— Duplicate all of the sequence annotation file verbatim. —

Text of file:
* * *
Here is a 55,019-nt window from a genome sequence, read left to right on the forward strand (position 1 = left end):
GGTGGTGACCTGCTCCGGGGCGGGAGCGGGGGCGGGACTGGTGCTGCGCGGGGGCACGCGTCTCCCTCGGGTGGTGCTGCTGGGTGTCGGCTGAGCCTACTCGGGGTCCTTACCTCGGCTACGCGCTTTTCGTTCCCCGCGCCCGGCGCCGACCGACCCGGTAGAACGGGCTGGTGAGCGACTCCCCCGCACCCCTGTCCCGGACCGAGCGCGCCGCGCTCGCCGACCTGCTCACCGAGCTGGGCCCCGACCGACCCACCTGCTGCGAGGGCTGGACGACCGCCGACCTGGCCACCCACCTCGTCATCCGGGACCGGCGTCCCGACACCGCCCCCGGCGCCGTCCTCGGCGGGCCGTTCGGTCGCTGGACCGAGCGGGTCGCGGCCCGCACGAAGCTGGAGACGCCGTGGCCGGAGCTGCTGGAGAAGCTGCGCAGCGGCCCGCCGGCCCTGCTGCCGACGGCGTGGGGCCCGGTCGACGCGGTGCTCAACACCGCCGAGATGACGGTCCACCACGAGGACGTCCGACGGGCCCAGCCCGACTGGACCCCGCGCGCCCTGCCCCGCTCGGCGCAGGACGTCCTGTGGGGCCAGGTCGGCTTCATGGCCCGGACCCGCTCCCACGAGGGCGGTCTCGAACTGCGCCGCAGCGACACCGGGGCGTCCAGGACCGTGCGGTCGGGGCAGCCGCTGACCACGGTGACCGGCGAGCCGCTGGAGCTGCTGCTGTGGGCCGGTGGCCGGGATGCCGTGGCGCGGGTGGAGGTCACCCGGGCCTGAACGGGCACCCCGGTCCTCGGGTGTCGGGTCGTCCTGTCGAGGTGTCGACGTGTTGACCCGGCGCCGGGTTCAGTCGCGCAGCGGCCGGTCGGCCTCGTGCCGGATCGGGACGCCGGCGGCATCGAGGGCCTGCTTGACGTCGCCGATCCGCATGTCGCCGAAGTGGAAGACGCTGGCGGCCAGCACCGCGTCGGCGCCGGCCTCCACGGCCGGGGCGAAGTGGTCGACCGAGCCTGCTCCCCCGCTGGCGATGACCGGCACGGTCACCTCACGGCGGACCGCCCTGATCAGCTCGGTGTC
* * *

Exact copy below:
Here is a 55,019-nt window from a genome sequence, read left to right on the forward strand (position 1 = left end):
GGTGGTGACCTGCTCCGGGGCGGGAGCGGGGGCGGGACTGGTGCTGCGCGGGGGCACGCGTCTCCCTCGGGTGGTGCTGCTGGGTGTCGGCTGAGCCTACTCGGGGTCCTTACCTCGGCTACGCGCTTTTCGTTCCCCGCGCCCGGCGCCGACCGACCCGGTAGAACGGGCTGGTGAGCGACTCCCCCGCACCCCTGTCCCGGACCGAGCGCGCCGCGCTCGCCGACCTGCTCACCGAGCTGGGCCCCGACCGACCCACCTGCTGCGAGGGCTGGACGACCGCCGACCTGGCCACCCACCTCGTCATCCGGGACCGGCGTCCCGACACCGCCCCCGGCGCCGTCCTCGGCGGGCCGTTCGGTCGCTGGACCGAGCGGGTCGCGGCCCGCACGAAGCTGGAGACGCCGTGGCCGGAGCTGCTGGAGAAGCTGCGCAGCGGCCCGCCGGCCCTGCTGCCGACGGCGTGGGGCCCGGTCGACGCGGTGCTCAACACCGCCGAGATGACGGTCCACCACGAGGACGTCCGACGGGCCCAGCCCGACTGGACCCCGCGCGCCCTGCCCCGCTCGGCGCAGGACGTCCTGTGGGGCCAGGTCGGCTTCATGGCCCGGACCCGCTCCCACGAGGGCGGTCTCGAACTGCGCCGCAGCGACACCGGGGCGTCCAGGACCGTGCGGTCGGGGCAGCCGCTGACCACGGTGACCGGCGAGCCGCTGGAGCTGCTGCTGTGGGCCGGTGGCCGGGATGCCGTGGCGCGGGTGGAGGTCACCCGGGCCTGAACGGGCACCCCGGTCCTCGGGTGTCGGGTCGTCCTGTCGAGGTGTCGACGTGTTGACCCGGCGCCGGGTTCAGTCGCGCAGCGGCCGGTCGGCCTCGTGCCGGATCGGGACGCCGGCGGCATCGAGGGCCTGCTTGACGTCGCCGATCCGCATGTCGCCGAAGTGGAAGACGCTGGCGGCCAGCACCGCGTCGGCGCCGGCCTCCACGGCCGGGGCGAAGTGGTCGACCGAGCCTGCTCCCCCGCTGGCGATGACCGGCACGGTCACCTCACGGCGGACCGCCCTGATCAGCTCGGTGTC